Pushing material boundaries for better electronics

March 22, 2024

Today, Kim and his students at MIT are exploring materials, devices, and systems that could take over where silicon leaves off. In his second year, he decided to give materials science a go. “Then from my second year on, I really loved every single subject in materials science. In 2003, after completing his service, he headed overseas, where he was accepted to the materials science graduate program at the University of California at Los Angeles with a fellowship. “IBM really raised me up as an engineer who can identify the problems in an industry and find creative solutions to tackle the challenges,” he says.

Undergrads, take note: The lessons you learn in those intro classes could be the key to making your next big discovery. At least, that’s been the case for MIT’s Jeehwan Kim.

A recently tenured faculty member in MIT’s departments of Mechanical Engineering and Materials Science and Engineering, Kim has made numerous discoveries about the nanostructure of materials and is funneling them directly into the advancement of next-generation electronics.

His research aims to push electronics past the inherent limits of silicon — a material that has reliably powered transistors and most other electronic elements but is reaching a performance limit as more computing power is packed into ever smaller devices.

Today, Kim and his students at MIT are exploring materials, devices, and systems that could take over where silicon leaves off. Kim is applying his insights to design next-generation devices, including low-power, high-performance transistors and memory devices, artificial intelligence chips, ultra-high-definition micro-LED displays, and flexible electronic “skin.” Ultimately, he envisions such beyond-silicon devices could be built into supercomputers small enough to fit in your pocket.

The innovations that have come out of his research are recorded in more than 200 issued U.S. patents and 70 research papers — an extensive list that he and his students continue to grow.

Kim credits many of his breakthroughs to the fundamentals he learned in his university days. In fact, he has carried his college textbooks and notes with him with every move. Today, he keeps the undergraduate notes — written in a light and meticulous graphite and ink — on a shelf nearest to his MIT desk, close at hand. He references them in his own class lectures and presentations, and when brainstorming research solutions.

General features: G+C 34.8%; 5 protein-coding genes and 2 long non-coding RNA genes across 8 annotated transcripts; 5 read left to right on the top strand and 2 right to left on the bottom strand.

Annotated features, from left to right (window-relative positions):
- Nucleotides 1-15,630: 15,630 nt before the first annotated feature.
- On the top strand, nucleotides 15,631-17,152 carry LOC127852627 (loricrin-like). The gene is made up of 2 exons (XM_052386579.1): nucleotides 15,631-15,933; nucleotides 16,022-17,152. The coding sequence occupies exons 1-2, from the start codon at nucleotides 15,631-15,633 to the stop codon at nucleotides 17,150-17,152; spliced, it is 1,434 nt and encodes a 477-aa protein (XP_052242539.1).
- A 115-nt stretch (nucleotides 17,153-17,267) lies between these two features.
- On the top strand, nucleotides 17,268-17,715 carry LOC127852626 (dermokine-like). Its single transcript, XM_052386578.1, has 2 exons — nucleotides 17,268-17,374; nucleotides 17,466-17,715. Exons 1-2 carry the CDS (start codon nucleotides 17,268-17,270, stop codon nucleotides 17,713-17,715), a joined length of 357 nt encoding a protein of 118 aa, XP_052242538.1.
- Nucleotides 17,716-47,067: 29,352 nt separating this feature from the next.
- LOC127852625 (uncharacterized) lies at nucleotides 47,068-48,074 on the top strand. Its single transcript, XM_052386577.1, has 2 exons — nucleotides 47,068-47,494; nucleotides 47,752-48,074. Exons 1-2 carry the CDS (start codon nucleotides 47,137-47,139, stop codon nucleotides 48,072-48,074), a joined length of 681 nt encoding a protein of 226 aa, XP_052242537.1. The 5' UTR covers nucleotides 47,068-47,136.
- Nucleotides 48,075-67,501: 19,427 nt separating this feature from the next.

“These textbooks are all in my brain now,” Kim says. “I’ve learned that if you completely understand the fundamentals, you can solve any problem.”

Fundamental shift

Kim wasn’t always a model student. Growing up in Seoul, South Korea, he was fixed on a musical career. He had a passion for singing and was bored by most other high school subjects.

“It was very monotonic,” Kim recalls. “My motivation for high school subjects was very low.”

After graduating high school, he enrolled in a materials science program at Hongik University, where he was lucky to met professors who had graduated from MIT and who later motivated him to study in the United States. But, Kim spent his first year there trying to make it as a musician. He wrote and sang songs that he recorded and sent to promoters, and went to multiple auditions. But after a year, he was faced with no call-backs, and a hard question.

“What should I do? It was a crisis to me,” Kim says.

In his second year, he decided to give materials science a go. When he sat in on his first class, he was surprised to find that the subject — the structure and behavior of materials at the atomic scale — made him want to learn more.

“My first year, my GPA was almost zero because I didn’t attend class, and was going to be kicked out,” Kim says. “Then from my second year on, I really loved every single subject in materials science. People who saw me in the library were surprised: ‘What are you doing here, without a guitar?’ I must have read these textbooks more than 10 times, and felt I really understood everything fundamental.”

Back to basics

He took this newfound passion to Seoul National University, where he enrolled in the materials science master’s program and learned to apply the ideas he absorbed to hands-on research problems. Metallurgy was a dominant field at the time, and Kim was assigned to experiment with high-temperature alloys — mixing and melting metallic powders to create materials that could be used in high-performance engines.

After completing his master’s, Kim wanted to continue with a PhD, overseas. But to do so, he first had to serve in the military. He spent the next two and a half years in the Korean air force, helping to maintain and refuel aircraft, and inventory their parts. All the while, he prepared applications to graduate schools abroad.

In 2003, after completing his service, he headed overseas, where he was accepted to the materials science graduate program at the University of California at Los Angeles with a fellowship.